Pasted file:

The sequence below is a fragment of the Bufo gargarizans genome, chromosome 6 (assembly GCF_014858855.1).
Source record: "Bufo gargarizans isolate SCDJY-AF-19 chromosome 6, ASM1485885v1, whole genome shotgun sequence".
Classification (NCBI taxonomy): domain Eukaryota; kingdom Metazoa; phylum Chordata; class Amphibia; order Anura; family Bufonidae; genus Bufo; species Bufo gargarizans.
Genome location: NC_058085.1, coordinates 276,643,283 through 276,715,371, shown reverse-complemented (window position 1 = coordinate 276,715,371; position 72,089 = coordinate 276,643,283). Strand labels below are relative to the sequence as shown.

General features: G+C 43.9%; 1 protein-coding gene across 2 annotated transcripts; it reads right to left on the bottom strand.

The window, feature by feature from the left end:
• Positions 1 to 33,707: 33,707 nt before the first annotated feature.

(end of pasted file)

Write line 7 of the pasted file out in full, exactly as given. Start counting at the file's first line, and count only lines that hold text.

• Positions 1 to 33,707: 33,707 nt before the first annotated feature.